Natural stone comes in a very wide variety of different colors, styles, and veining patterns. Most pure calcium based stones like marble and limestone are white when they contain no other minerals to give them color. Because the minerals that produce color show up randomly within a stone quarry, no two pieces are ever exactly the same. Some stones may have slight to moderate amounts of variation between them, meaning that there may be some pieces that are a little lighter or darker than the rest. Other stones, however, can have extreme amounts of variation. Some pieces may have colors that don’t match up with the surrounding tiles. Others may be dramatically lighter or darker than the others. When a lot of stone has produced a very varied color pattern, the stones need to be blended during installation to get the most pleasing effect.
Blending the stones means two things: taking the tiles from all of the boxes at once, and conducting a dry layout. During a dry layout, the tiles are placed on the area where they will be installed without any mortar. This allows the installer to move them around so that the colors can be evenly spread throughout the installation. In the event that there is a tile or tiles that are so different than the others that to use them would draw attention to them, these can be set aside for waste or cuts on the perimeter of the room.
By taking the tiles from all boxes at the time of the dry layout, colors will have less chance to clump up together in the installation. This makes it easier for the installer to blend the tiles successfully into an installation that is visually appealing.
Homeowners who are cautious about the color variation in natural stone should always take the time to approve a dry layout before installation takes place. This will ensure that changes can be made easily, before the mortaring takes place.
Marble, slate, granite, or soapstone – there are numerous types of natural stone that work beautifully on a kitchen or bathroom counter. Whether you’re choosing an exotic stone, or something more commonplace, it’s important to remember that a stone slab should not be selected from a sample, or from a showroom floor.
Natural stone countertops are made from 100% natural rock material that has been cut and polished or honed to your specifications. This means that they their colors or vein patterns have not been manipulated or created in a lab.
While this is where the beauty of natural stone comes from, it also means that no two slabs of stone are ever exactly the same, and that stone slabs coming from different lots may appear widely different in color or vein pattern. Therefore, the sample seen in a showroom may appear darker or lighter, and may have more or less veining than the slab you will ultimately install.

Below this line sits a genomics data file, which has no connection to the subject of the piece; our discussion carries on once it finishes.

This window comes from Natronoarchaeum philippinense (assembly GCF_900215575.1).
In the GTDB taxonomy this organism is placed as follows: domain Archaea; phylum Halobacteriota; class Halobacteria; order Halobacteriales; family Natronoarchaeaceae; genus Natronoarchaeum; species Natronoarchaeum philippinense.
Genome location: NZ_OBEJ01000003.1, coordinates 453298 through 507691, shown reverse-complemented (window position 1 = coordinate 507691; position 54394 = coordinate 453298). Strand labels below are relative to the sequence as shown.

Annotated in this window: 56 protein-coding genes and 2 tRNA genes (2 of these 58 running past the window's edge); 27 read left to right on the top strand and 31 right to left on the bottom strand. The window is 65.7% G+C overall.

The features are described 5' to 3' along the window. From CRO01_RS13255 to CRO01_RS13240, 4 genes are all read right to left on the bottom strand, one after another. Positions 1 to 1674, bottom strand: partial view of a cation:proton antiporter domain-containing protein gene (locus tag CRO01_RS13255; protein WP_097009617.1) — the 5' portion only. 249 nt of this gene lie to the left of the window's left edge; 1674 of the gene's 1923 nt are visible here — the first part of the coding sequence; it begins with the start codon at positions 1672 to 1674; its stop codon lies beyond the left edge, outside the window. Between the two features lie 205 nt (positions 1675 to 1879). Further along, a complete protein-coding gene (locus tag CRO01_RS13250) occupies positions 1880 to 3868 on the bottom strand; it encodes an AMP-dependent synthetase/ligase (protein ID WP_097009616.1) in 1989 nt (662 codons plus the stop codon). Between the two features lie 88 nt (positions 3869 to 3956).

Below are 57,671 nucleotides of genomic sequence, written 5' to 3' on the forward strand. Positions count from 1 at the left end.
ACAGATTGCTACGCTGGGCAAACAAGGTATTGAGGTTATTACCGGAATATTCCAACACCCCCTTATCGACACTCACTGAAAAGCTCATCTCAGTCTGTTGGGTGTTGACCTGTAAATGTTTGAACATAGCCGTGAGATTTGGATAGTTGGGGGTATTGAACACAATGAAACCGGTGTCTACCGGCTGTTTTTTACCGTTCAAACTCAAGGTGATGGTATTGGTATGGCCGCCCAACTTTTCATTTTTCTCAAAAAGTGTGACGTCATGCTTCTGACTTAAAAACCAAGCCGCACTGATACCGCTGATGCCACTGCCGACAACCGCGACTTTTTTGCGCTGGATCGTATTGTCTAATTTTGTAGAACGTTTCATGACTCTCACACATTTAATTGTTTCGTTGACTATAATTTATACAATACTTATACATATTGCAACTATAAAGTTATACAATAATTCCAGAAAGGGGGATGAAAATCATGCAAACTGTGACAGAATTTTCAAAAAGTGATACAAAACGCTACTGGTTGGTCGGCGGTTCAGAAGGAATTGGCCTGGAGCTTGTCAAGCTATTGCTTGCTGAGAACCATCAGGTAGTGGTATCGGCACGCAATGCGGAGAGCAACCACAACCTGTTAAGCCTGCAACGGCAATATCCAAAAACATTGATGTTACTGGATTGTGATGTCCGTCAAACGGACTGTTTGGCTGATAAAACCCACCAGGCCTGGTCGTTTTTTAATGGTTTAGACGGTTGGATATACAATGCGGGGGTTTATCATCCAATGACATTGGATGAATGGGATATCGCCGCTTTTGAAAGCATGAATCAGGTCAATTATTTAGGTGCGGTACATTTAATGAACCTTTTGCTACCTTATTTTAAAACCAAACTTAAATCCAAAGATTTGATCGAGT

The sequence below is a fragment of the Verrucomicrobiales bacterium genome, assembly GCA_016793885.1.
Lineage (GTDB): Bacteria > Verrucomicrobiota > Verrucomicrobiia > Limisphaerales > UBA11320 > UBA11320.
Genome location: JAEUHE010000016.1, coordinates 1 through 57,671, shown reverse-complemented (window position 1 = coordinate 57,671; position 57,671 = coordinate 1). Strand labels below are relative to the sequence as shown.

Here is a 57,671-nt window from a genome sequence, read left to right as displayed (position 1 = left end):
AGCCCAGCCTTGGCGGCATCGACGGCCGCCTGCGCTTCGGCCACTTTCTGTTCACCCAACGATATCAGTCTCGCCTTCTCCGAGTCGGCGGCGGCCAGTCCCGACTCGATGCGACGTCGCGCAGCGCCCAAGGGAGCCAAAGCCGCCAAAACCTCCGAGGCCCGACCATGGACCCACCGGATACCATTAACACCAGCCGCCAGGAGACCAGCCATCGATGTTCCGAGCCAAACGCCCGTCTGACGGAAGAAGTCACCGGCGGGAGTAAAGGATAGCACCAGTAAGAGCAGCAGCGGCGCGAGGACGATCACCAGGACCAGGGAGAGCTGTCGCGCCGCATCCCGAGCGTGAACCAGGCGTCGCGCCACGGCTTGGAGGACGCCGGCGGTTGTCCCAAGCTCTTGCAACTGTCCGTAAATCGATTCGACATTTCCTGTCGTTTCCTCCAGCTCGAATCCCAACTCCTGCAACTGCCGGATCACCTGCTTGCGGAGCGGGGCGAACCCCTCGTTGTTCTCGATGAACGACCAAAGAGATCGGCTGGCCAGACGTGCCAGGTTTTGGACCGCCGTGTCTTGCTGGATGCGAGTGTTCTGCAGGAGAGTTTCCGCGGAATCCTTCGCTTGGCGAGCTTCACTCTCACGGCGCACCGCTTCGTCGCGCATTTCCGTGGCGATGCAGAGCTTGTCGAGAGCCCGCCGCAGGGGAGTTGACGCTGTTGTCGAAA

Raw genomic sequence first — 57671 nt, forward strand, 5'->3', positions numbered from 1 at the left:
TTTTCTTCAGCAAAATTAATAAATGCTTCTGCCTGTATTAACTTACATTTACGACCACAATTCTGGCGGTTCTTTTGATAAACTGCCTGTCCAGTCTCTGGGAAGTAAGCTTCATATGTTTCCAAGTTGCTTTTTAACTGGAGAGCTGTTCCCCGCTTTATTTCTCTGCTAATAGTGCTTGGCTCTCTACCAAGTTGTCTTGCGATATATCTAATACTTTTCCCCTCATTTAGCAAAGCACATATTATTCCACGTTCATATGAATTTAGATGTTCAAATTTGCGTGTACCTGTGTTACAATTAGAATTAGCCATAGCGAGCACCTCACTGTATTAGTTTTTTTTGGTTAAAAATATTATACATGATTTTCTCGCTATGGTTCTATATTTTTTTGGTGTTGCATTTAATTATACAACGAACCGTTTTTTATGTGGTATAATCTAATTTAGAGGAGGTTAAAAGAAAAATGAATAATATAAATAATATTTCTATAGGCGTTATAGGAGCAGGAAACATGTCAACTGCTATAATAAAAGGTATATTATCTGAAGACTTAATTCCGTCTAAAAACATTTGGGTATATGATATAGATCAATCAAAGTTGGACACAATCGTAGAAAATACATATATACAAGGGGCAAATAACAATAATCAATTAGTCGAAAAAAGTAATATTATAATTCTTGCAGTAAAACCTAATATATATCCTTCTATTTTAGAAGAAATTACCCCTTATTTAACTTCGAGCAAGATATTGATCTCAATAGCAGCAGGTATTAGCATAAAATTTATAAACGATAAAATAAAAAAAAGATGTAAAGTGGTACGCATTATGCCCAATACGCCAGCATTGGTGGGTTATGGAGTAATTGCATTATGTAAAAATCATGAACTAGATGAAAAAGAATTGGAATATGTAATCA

For some stones that have little to no variation, such as Absolute Black granite, this is less of a concern than stones that can have extreme amounts of color variation ranging from yellows to blue, such as Costa Smerelda. For stones that have large amounts of color variation, the showrooms samples should only be used as a guide to narrow down the selection of stone to a few basic color groups, or by size, durability, and price.
Once a few stones have been selected as possibilities, it’s important to visit the stone yard to see the actual pieces or slabs of stone in stock. This gives you the opportunity to see the color and veining pattern for yourself and determine if the true color of the stone matches tile and cabinet choices as well. If necessary, a section of the stone can be tagged for use, or a small sample may be obtained to use in further material selection.
Don’t fall for a bait and switch of using a showroom sample as your final color and vein predictor of a natural stone counter. Always visit the stone yard for an accurate portrayal of what you will be receiving.
Most types of stone have a natural variation in color from piece to piece and within one piece. This is what helps to enhance the beauty of the stone, and part of what makes it so sought after. And while a mosaic of a single color of stone is beautiful on its own, a blend of several different colors of stone within one installation creates an entirely different look.
Stone mosaic blends can be put together out of nearly any combination of stone. This can include gradients that use several stones in different shades of one color, such as a blend of Verde Mare, Verde Sultan, Cipolini, Verde Luna, and Ming Green, or it can be a blend of several different colors that work well together such as Bianco Carrara, Calacatta, Botticino, and Thassos. Both types of mosaic stone blend are beautiful, and can help enhance various designs.